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New SPE Study: Rules on Carbon Emissions Benefit People & the Environment

Tuesday, May 27, 2014
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Annual sulfur deposition in 2020

On June 2, the EPA released the nation’s first-ever carbon pollution standards for existing power plants. In a new report by the Science Policy Exchange, scientists from Syracuse and Harvard analyze how and where that rule will improve local air quality, decrease atmospheric deposition, and benefit people and ecosystems across the U.S.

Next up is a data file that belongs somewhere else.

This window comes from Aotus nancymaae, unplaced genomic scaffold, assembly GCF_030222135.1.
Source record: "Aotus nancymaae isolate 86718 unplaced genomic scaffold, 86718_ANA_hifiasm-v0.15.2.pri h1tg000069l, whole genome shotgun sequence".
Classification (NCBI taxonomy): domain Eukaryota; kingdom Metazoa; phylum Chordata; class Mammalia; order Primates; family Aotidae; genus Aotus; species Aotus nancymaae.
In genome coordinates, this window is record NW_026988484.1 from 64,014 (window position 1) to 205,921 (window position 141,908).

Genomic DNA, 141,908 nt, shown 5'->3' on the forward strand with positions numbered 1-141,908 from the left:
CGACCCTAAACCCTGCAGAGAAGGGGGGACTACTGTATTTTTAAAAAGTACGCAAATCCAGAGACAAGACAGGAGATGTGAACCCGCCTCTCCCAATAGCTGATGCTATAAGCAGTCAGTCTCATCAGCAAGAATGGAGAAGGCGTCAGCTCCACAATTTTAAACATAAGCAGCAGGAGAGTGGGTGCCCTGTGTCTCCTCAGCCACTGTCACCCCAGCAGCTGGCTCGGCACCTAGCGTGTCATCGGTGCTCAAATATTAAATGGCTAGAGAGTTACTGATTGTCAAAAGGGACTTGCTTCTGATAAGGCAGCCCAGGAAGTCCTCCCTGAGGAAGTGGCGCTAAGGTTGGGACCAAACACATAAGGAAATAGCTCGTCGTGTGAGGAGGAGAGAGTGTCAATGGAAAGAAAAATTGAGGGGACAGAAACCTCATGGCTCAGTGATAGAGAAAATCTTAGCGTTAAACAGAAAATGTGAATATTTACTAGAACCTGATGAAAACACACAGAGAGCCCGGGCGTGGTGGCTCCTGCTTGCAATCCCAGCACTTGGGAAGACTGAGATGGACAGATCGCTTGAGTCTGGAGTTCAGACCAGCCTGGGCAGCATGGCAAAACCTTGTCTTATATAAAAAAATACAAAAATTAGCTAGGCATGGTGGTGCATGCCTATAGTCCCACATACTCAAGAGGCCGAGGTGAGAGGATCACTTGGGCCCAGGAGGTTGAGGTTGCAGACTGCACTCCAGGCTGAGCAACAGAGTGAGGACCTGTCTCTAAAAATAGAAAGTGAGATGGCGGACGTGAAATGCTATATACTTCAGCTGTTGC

The authors of the study, including Kathy Fallon Lambert of the Harvard Forest, used three policy options for the EPA rule as a guide to model changes in power plant emissions over the next 6 years.

In addition to summarizing changes in emissions, the study quantifies the resulting improvements in air quality. Detailed maps illustrate the benefits of decreased emissions from roughly 2,400 power plants in the continental U.S., analyzing the country 12x12km at a time. The maps show that the greatest air quality benefits will occur in the eastern U.S., particularly in states in and around the Ohio River Valley, as well as the Rocky Mountain region.

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